Pakistan-born US doctor makes history by transplanting pig heart into human

10:53 AM | 11 Jan, 2022
Pakistan-born US doctor makes history by transplanting pig heart into human

NEW YORK – In a landmark achievement in medical science, a Pakistani-born doctor working at the University of Maryland School of Medicine. Dr. Mohiuddin transplanted a genetically modified pig heart into a patient with a terminal illness.

With the first of its kind of transplant, the patient David Bennett, 57, has become the first person in the world to get a heart transplant from a domestic porker.

Former Karachi citizen Dr. Mansoor Mohiuddin, who is a graduate of Dow University of Health Sciences, has spent the past 3 decades trying to figure out how to save terminal patients in need of a heart transplant.

Speaking with a local news outlet, the US-based cardiac surgeon said, the heart of a chimpanzee was implanted in a previous attempt, however, the patient did not survive.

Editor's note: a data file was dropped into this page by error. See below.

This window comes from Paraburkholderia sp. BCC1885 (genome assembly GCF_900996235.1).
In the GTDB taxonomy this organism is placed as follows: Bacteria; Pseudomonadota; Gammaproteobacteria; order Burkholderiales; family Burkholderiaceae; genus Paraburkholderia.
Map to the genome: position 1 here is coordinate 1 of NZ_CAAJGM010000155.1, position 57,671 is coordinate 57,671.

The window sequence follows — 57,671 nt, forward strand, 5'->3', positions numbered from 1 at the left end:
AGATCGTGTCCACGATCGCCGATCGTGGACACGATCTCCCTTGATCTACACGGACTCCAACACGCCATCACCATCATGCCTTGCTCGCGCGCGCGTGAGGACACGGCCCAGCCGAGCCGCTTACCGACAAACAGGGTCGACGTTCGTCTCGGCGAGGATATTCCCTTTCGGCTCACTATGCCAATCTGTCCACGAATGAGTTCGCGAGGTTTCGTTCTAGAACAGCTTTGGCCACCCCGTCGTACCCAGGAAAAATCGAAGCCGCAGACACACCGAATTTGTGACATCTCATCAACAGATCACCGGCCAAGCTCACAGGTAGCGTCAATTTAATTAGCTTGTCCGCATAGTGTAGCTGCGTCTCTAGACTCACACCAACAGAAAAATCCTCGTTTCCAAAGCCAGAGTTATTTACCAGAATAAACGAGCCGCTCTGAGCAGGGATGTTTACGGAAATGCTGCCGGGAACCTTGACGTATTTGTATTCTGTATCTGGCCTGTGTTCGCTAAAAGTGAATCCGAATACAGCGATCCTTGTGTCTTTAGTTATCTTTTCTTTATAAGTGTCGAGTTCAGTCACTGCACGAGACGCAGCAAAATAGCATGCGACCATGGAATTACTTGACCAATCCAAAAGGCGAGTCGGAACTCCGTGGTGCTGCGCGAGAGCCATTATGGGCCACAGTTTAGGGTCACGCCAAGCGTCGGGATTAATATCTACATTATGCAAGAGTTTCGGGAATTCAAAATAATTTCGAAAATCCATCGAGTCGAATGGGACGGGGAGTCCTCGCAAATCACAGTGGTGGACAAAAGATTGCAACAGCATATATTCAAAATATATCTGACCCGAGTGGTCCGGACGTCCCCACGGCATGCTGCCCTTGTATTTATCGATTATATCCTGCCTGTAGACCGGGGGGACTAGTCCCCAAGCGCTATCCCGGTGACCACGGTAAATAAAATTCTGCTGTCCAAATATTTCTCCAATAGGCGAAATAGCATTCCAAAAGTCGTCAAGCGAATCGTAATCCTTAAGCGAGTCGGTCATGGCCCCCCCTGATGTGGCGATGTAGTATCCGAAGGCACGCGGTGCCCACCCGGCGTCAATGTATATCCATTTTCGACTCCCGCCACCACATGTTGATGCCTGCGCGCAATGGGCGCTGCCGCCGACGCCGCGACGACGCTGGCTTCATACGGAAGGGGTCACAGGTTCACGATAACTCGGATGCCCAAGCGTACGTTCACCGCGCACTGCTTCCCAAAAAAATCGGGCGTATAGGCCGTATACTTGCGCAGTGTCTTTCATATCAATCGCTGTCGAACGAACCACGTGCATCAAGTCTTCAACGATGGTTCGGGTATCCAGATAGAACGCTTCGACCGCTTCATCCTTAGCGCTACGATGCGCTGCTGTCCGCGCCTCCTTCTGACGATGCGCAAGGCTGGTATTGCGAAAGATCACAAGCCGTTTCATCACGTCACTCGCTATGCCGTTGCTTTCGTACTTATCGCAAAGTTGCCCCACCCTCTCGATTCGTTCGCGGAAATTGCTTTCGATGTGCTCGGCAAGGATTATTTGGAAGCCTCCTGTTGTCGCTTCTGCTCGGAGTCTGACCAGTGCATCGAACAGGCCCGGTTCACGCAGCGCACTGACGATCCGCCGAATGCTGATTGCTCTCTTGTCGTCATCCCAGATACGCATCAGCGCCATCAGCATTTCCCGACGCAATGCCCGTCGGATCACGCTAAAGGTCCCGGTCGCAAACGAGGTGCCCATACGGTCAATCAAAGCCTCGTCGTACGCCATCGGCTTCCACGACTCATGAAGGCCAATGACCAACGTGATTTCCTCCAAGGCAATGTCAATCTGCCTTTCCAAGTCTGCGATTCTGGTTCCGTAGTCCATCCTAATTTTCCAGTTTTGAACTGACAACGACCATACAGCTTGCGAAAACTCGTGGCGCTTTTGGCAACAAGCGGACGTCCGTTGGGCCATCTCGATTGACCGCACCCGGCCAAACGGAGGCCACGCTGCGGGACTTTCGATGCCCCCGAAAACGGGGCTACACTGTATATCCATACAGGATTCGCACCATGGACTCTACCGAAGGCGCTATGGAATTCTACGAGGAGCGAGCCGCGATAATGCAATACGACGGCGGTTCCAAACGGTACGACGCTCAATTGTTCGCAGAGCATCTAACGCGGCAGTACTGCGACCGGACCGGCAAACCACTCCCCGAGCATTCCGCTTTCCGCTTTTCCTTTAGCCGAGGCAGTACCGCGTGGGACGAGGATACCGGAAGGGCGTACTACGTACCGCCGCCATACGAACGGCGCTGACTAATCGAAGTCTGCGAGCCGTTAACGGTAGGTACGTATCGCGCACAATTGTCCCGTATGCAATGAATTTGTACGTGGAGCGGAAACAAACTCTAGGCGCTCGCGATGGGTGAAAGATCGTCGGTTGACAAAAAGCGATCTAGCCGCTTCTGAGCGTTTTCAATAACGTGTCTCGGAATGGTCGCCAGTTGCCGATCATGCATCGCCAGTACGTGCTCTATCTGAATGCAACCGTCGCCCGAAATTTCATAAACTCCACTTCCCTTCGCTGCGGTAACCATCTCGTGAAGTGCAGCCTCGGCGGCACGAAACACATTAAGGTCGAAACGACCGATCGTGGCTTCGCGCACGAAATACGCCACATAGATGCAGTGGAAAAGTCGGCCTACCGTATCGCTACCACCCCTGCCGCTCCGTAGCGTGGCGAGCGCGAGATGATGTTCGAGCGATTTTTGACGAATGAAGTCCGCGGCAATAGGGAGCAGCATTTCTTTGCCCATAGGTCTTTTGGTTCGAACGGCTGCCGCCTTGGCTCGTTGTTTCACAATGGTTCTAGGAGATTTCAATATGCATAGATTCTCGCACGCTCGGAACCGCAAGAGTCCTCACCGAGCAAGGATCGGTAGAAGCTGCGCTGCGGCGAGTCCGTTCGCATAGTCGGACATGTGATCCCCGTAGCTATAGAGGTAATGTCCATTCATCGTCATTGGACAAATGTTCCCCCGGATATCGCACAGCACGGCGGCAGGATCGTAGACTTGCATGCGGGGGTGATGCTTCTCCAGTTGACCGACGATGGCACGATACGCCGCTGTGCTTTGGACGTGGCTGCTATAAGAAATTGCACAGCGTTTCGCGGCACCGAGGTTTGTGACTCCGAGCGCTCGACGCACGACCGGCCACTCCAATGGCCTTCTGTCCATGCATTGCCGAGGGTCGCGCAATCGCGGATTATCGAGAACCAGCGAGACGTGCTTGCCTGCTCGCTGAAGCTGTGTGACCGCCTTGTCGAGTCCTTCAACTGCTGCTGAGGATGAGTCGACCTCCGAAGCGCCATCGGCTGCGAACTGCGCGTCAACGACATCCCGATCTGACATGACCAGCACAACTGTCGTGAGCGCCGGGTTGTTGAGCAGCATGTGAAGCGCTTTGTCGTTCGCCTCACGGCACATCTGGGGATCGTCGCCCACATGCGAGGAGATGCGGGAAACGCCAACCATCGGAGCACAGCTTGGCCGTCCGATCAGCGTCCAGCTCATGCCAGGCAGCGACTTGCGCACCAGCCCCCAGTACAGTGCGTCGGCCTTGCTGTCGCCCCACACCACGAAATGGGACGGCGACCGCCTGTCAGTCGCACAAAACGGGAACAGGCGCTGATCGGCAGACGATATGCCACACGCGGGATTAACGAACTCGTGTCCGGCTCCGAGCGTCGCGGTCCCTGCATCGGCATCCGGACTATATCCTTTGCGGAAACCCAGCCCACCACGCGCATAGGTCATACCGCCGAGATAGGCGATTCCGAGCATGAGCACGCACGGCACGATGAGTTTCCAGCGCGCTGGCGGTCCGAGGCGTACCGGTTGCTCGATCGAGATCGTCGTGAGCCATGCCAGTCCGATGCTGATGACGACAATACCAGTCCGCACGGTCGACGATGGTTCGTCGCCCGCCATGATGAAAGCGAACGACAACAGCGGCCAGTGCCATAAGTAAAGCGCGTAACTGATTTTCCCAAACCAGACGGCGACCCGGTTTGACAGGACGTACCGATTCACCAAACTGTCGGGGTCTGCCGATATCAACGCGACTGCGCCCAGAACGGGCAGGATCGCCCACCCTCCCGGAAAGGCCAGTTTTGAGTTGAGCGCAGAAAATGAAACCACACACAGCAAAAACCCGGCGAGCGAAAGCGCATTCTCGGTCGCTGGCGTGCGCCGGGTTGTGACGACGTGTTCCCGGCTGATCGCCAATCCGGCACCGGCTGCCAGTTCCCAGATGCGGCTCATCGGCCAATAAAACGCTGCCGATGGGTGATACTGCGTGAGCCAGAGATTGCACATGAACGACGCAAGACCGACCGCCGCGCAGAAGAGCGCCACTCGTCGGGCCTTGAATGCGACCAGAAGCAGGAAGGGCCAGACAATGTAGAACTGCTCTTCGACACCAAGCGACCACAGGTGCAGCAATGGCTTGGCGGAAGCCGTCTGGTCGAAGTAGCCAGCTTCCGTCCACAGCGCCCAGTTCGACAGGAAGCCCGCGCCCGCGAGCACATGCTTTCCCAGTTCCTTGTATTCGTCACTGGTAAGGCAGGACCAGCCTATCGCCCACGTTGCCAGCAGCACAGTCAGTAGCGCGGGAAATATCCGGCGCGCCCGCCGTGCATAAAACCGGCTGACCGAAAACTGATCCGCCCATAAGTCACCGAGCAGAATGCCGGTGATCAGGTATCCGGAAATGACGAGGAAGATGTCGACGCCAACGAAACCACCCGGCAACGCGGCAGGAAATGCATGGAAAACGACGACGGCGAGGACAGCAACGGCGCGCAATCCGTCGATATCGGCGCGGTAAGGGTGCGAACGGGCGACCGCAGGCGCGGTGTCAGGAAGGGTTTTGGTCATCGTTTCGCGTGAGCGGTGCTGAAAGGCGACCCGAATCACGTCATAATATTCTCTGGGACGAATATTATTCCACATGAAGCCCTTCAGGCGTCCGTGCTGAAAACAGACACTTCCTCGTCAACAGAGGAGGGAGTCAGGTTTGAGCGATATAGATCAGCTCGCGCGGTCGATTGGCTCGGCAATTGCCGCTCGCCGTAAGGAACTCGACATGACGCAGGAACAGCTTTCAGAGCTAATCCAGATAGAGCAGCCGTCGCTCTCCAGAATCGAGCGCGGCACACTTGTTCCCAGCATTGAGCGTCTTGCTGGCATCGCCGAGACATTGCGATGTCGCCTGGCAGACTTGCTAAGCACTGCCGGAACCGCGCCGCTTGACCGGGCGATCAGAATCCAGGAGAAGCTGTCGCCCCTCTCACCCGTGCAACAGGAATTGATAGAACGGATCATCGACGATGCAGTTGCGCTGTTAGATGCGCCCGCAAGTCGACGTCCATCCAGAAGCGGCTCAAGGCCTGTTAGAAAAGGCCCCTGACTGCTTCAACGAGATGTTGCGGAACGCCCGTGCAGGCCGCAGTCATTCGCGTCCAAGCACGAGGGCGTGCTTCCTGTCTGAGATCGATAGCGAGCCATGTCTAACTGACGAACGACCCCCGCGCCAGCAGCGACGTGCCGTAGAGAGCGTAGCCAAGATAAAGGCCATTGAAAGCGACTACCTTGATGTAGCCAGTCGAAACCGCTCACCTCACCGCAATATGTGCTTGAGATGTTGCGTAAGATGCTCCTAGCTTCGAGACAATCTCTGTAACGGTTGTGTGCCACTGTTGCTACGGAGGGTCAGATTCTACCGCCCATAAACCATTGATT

He said the team examined a number of animals to see which species was closest to the human being. Commenting on the cost of a historic transplant, Mansoor said that the cost is high at the moment but the patient is doing well three days after the seven-hour procedure.

The pig-to-human heart transplant was considered the last hope of saving the US citizen, and the chances were unclear before the procedure. With the feat in medical science, it is said to be one step closer to solving the organ shortage crisis.

Last year, US surgeons revealed that they had successfully transplanted a pig's kidney into a person with the most advanced experiment in the field so far.

Pakistan's first-ever liver auto-transplantation ... 11:20 PM | 10 Apr, 2021

KARACHI – Surgeons in Karachi performed Pakistan’s first ever liver auto-transplantation procedure at the ...

Reports in international media said the pig’s heart used in the transplant was genetically modified to cut out several genes that would have led to the organ being rejected by the human body.

In the following years, a number of effective immunosuppressant drugs and gene editing tools, which have helped narrow the genetic difference between a pig and human organs, have raised hopes.